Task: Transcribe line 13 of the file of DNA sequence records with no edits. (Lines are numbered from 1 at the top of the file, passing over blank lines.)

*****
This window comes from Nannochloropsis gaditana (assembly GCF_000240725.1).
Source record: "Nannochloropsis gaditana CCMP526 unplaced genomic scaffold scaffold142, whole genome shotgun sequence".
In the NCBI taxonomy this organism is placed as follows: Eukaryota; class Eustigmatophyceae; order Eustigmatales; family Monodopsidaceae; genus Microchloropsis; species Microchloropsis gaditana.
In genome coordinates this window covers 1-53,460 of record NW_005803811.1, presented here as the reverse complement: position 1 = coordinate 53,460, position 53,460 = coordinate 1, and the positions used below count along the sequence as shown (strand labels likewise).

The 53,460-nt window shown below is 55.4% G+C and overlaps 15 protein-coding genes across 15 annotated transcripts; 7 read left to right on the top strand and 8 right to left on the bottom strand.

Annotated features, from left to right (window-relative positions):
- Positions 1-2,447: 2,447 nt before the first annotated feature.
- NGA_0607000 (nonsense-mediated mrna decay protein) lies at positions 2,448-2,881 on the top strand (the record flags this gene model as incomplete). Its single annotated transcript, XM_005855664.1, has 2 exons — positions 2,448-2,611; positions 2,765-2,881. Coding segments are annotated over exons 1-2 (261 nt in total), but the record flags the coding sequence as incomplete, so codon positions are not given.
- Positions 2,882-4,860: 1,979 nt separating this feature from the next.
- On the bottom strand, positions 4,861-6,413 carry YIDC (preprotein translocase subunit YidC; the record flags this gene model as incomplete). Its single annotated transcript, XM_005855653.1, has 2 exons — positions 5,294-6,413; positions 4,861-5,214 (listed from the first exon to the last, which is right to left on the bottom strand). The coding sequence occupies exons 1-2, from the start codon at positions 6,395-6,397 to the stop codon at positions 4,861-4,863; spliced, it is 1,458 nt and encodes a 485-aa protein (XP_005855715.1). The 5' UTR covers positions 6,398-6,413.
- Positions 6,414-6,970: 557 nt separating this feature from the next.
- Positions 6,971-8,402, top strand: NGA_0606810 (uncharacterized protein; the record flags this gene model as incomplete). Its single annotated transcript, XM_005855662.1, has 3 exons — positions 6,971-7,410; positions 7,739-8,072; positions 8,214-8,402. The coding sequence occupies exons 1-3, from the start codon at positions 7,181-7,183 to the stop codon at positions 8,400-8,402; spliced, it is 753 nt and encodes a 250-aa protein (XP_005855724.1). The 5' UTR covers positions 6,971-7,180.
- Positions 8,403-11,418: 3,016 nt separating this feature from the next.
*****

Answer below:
- Positions 8,403-11,418: 3,016 nt separating this feature from the next.